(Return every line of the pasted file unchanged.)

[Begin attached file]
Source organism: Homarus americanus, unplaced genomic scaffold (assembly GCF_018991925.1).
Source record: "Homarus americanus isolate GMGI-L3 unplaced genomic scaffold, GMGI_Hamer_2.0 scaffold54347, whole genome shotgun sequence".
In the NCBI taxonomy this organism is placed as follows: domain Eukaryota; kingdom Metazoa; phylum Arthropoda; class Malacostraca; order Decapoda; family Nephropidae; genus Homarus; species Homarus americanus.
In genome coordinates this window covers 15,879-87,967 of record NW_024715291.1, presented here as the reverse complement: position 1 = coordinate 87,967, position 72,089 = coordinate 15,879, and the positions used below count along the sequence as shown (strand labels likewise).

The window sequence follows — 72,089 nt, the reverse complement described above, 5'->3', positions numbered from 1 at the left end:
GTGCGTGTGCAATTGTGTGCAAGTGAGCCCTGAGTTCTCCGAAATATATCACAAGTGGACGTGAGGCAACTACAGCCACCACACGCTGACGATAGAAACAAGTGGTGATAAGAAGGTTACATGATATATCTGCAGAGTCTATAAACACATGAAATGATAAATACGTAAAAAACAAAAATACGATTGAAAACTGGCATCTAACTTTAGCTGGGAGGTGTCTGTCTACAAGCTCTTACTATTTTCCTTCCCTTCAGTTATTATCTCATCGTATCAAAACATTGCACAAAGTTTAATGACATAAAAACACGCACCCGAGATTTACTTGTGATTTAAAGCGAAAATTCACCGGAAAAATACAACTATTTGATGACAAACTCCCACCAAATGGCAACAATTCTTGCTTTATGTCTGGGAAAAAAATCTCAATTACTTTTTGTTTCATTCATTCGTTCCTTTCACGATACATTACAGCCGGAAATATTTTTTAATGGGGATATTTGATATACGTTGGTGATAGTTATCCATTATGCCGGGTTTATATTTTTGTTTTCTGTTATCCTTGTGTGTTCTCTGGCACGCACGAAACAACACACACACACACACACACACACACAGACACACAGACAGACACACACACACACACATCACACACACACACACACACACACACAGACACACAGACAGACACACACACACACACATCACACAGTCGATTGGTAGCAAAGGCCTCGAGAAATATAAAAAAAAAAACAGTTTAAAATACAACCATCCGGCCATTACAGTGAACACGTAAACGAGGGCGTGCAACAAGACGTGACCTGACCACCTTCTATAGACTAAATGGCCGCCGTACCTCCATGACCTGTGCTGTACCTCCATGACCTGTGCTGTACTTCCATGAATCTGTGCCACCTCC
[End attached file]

Source organism: Homarus americanus, unplaced genomic scaffold (assembly GCF_018991925.1).
Source record: "Homarus americanus isolate GMGI-L3 unplaced genomic scaffold, GMGI_Hamer_2.0 scaffold54347, whole genome shotgun sequence".
In the NCBI taxonomy this organism is placed as follows: domain Eukaryota; kingdom Metazoa; phylum Arthropoda; class Malacostraca; order Decapoda; family Nephropidae; genus Homarus; species Homarus americanus.
In genome coordinates this window covers 15,879-87,967 of record NW_024715291.1, presented here as the reverse complement: position 1 = coordinate 87,967, position 72,089 = coordinate 15,879, and the positions used below count along the sequence as shown (strand labels likewise).

The window sequence follows — 72,089 nt, the reverse complement described above, 5'->3', positions numbered from 1 at the left end:
GTGCGTGTGCAATTGTGTGCAAGTGAGCCCTGAGTTCTCCGAAATATATCACAAGTGGACGTGAGGCAACTACAGCCACCACACGCTGACGATAGAAACAAGTGGTGATAAGAAGGTTACATGATATATCTGCAGAGTCTATAAACACATGAAATGATAAATACGTAAAAAACAAAAATACGATTGAAAACTGGCATCTAACTTTAGCTGGGAGGTGTCTGTCTACAAGCTCTTACTATTTTCCTTCCCTTCAGTTATTATCTCATCGTATCAAAACATTGCACAAAGTTTAATGACATAAAAACACGCACCCGAGATTTACTTGTGATTTAAAGCGAAAATTCACCGGAAAAATACAACTATTTGATGACAAACTCCCACCAAATGGCAACAATTCTTGCTTTATGTCTGGGAAAAAAATCTCAATTACTTTTTGTTTCATTCATTCGTTCCTTTCACGATACATTACAGCCGGAAATATTTTTTAATGGGGATATTTGATATACGTTGGTGATAGTTATCCATTATGCCGGGTTTATATTTTTGTTTTCTGTTATCCTTGTGTGTTCTCTGGCACGCACGAAACAACACACACACACACACACACACACACAGACACACAGACAGACACACACACACACACATCACACACACACACACACACACACACAGACACACAGACAGACACACACACACACACATCACACAGTCGATTGGTAGCAAAGGCCTCGAGAAATATAAAAAAAAAAACAGTTTAAAATACAACCATCCGGCCATTACAGTGAACACGTAAACGAGGGCGTGCAACAAGACGTGACCTGACCACCTTCTATAGACTAAATGGCCGCCGTACCTCCATGACCTGTGCTGTACCTCCATGACCTGTGCTGTACTTCCATGAATCTGTGCCACCTCC